Saturday, August 21, 2021
Most of us, for one reason or another, want to know “what comes next”. There are many wrong ways of going about this. We can, for instance, take our expectations for the future ‘on trust’ from others, or we can simply assume (meaning hope) that the future will be what we want it to be.
The only effective way of forming rational expectations, though, is to follow a ‘path of reason’ from “what we know” (about the present) to “what we want to know” (about the future).
The original plan here was to try to encompass this within a single discussion. Practicality, though, suggests that we tackle this in two or three stages.
This first instalment starts with “what we know”.
This turns out to be rather a lot.
We know, for example, that the economy is an energy system. This knowledge identifies an equation which expresses the conversion of energy into material prosperity.
We know, further, that this is a constrained equation. The constraints on our conversion of energy into prosperity are set (a) by the physical characteristics of energy resources, and (b) by the limits of environmental tolerance.
This knowledge enables us to clear the ground by dismissing the fallacy of the infinite. Infinite growth isn’t feasible on a finite planet and within a finite ecosphere.
Friday, August 20, 2021
New Wisconsin data show far greater COVID protection for the vaccinated, but some waning in the face of the delta variant
MADISON - Vaccines dramatically lowered the threat of infection, hospitalization and death for Wisconsinites when confronted with the COVID-19 virus, new state data show.
People who were not fully vaccinated were nearly three times more likely to test positive for COVID-19 and nearly four times more likely to be hospitalized for COVID-19 related illness, according to data from July released Thursday by the Department of Health Services.
Those who were not fully vaccinated were about 11 times more likely to die of COVID-19 than vaccinated residents.
The data also show infections climbing among fully vaccinated Wisconsinites due to the delta variant, according to state officials.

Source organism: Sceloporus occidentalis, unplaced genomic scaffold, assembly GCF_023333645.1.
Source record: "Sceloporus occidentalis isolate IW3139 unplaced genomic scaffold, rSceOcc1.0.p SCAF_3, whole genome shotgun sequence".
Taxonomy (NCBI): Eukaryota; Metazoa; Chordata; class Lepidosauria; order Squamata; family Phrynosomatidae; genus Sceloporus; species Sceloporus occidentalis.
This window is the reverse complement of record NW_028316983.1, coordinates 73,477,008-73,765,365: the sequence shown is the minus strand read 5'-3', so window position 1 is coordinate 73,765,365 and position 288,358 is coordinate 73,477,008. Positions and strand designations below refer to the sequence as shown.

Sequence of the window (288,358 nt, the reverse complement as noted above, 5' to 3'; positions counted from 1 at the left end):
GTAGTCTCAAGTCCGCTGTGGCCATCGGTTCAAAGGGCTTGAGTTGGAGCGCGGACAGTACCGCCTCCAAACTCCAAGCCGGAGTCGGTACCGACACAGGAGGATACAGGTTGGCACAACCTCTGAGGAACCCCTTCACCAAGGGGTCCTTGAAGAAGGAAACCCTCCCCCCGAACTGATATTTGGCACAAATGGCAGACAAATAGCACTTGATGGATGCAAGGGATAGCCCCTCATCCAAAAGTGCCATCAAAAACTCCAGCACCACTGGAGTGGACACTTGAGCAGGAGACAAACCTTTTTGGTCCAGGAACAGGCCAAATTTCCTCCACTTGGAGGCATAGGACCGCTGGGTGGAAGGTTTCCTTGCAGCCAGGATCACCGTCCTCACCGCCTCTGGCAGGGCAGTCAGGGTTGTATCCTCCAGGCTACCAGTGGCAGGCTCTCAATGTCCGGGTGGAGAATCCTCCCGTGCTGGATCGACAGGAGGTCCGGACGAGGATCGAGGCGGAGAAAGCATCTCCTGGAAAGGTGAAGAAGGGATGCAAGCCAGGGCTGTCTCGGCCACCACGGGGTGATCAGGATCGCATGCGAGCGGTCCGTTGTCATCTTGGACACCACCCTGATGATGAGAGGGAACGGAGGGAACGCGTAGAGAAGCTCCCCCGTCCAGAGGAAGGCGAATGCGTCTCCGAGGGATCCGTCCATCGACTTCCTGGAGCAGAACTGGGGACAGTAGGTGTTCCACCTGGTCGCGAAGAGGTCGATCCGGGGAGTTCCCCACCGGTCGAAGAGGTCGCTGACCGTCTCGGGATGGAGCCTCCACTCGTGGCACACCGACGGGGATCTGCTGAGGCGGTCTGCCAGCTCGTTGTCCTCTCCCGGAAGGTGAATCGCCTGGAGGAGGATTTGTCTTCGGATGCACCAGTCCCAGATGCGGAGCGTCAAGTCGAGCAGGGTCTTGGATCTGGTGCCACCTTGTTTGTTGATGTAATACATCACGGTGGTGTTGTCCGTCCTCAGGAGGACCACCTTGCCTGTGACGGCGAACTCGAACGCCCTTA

Thursday's release provides the first look into how COVID-19 vaccines are working in Wisconsin. The data show while becoming vaccinated does not eliminate the risk of becoming infected and experiencing serious illness, it significantly reduces the threat of becoming hospitalized or dying.
The data also show the new, more transmissible delta variant of the virus is causing more infections among fully vaccinated residents — with the rate doubling since February.
"That really is due to the fact that delta is now the predominantly circulating virus," Traci DeSalvo, director of the DHS Bureau of Communicable Diseases, told reporters on Thursday.
"We are seeing more cases among people who are vaccinated — fully vaccinated with delta compared to previous circulating strains of COVID-19," she said. "With that being said, what's also important to look at here is that we are still seeing much lower rates of cases, much lower rates of hospitalizations and much lower rates of deaths among those who are fully vaccinated here."
The rate of infections per 100,000 fully vaccinated people has climbed from about 57 in February to 125 in July, according to the new data.
Unvaccinated people were 4.5 times more likely to test positive for COVID in July than in June and vaccinated people were 8.7 times more likely to test positive in the same time period.
Concerns over vaccines' protection against the delta variant also prompted the Biden administration to offer booster shots of vaccine starting Sept. 20.
But overall, the risk to Wisconsin residents who are not vaccinated remains much higher than to those who are fully vaccinated. Over the last six months, people who were not fully vaccinated were on average six times as likely to become infected with COVID-19 and 4.5 times more likely to become hospitalized, according to the data.
Whether to get a COVID-19 vaccine has divided the state — literally. About half of the state's population that is eligible to get vaccinated has completed their series of shots. The rate has barely budged for months.
State officials have tried social media campaigns and offers of free State Fair food to boost vaccination rates in an effort to provide more protection against a new variant of COVID-19 that is much more transmissible and is spreading fast through the state.
The data is being released amid this effort and just a few weeks before schools are set to reopen, where clusters of children who are too young to get vaccinated will gather amid a surge of new cases.
The coming weeks worry public health officials given the state's lagging vaccination rate and a significant contingent of people and parents opposed to wearing face masks.
Wisconsin's seven-day average of new COVID-19 cases is more than 1,200 — the highest rate since early February before vaccines were widely available and 20 times higher than the state's average six weeks ago.
Matthew Piper of the USA TODAY NETWORK-Wisconsin contributed to this report.
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